A look inside the newly refurbished palace after its £12 million renovation
- 17 May 2012
- by Barbara Boyle
Kensington - a palace for everyone'. This is the title and motto of the recently completed project to restore
Kensington Palace to its former glory. Glory that has come with a £12 million price tag and a two-year wait - still the investment has certainly paid off! The
Golden Gate on the southern front - witness in 1997 to the outpouring of grief for
Princess of Wales, in the form of a sea of flower bouquets - used to be firmly shut. Now the gates have been flung open to the public and you are free to wander in. The entrance to the palace on the eastern facade is equally welcoming with new landscaping reconnecting the palace to
Kensington Gardens. For decades the palace was hidden behind a barrier of fences and overgrown shrubbery, not unlike the residence of
The Prince Charming, in this case, was Historic Royal Palaces - the independent charity which oversees five Royal Palaces in London. They obtained funding partly from the Heritage Lottery Fund and partly from charitable trusts and private donations. Work started in 2009 and was completed this year in time to commemorate Queen Elizabeth II's Diamond Jubilee.
Inside, in the rooms entitled Victoria Revealed (one of three permanent exhibitions at the palace) you will see live film footage of the procession for Queen Victoria's Diamond Jubilee in 1897. The refurbishment of Kensington Palace celebrates two long-lived and popular monarchs: Victoria and Elizabeth II.
Our Queen, however, still has her consort; Victoria lost hers to typhoid fever in 1861 when they were both 42. The death of her dear Albert plunged Victoria into obsessive grief and the Mourning Room is devoted to this 'magnificent obsession'. One of the most precious objects on display is a novel by Sir Walter Scott that Victoria was reading to Albert as he lay dying. After his death, she placed a mourning card in the book to mark the last page she read to him.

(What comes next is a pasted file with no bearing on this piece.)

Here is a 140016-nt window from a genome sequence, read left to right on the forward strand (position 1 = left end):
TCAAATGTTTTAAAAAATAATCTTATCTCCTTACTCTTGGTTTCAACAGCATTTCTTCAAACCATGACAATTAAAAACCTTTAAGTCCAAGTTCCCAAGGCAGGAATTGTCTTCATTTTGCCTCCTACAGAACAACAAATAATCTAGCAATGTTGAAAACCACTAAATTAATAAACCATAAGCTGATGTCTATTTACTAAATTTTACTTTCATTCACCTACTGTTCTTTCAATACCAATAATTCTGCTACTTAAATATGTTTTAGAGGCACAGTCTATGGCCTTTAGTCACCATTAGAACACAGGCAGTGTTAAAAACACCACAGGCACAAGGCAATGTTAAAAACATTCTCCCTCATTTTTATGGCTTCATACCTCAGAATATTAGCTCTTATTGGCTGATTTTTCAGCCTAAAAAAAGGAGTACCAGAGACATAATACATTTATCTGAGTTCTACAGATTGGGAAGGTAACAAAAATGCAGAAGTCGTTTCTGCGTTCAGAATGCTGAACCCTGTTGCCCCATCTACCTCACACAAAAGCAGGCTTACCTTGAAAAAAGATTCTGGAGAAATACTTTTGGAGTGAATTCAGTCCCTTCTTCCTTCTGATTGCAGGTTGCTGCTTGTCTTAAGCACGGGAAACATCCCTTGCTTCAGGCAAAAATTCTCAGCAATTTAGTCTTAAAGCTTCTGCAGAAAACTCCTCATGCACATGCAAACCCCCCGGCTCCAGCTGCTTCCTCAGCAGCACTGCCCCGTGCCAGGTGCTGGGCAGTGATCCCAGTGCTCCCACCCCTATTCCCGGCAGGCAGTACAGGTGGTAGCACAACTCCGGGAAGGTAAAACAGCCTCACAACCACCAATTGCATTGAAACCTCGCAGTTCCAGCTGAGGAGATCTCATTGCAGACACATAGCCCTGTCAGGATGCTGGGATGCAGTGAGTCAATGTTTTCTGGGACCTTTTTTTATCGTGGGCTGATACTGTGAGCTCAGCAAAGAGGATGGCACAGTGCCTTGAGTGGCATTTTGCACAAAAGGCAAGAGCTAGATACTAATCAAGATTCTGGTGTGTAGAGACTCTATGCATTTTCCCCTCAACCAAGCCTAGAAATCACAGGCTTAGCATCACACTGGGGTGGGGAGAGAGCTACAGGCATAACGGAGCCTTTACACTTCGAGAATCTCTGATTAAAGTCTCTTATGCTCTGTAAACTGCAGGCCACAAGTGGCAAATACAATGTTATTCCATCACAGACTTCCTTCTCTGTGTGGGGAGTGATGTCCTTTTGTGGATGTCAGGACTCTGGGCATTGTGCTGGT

But life before his death - with the exception of a lonely and isolated childhood - was extremely happy for Victoria. A room called Falling in Love recounts Victoria's abiding love for her adored husband. Loving extracts from her diaries are woven into a carpet specially commissioned for this room. Childhood and Family is the title of the room in which it is believed Victoria was born and which she shared with her controlling mother throughout her childhood. The Red Salon (below) is where she met her Privy Council for the first time, on the morning of June 20, 1837 when she became Queen at the age of 18. And there is the Stone Staircase where she first set eyes on Albert (the one in the movie, The Young Victoria, was filmed at a different, much grander location).
Each 'route', or set of rooms, is filled with intriguing displays. Some of the rooms are breathtaking in their magnificence. The King's State Apartments, in particular, compare favourably with any grand Italian palazzo. In 172, George I commissioned William Kent, a young artist recently returned from his studies in Italy, to undertake the interior decoration. He won the commission over his more established rivals because he came in with the lowest quote. Proving that even back then, home owners had to shop around for the most reasonable price!
The curation throughout this new exhibition is thoughtful and tasteful, interactive displays do not detract from the grandeur of the surroundings. It stands to reason that there is much to take in: for 300 years royalty inhabited this palace, and the Duke and Duchess of Cambridge have just moved in! We recommend that you spend the day there, though we can't guarantee that you'll hobnob with Will and Kate - they live in Princess Margaret's former residence, which has a private walled garden, so sadly no snooping! Enjoy the incredible heirlooms instead, such as these adorable silk baby shoes belonging to Queen Victoria. Bet Victoria Beckham would like to get her paws on some just like these for Harper Seven!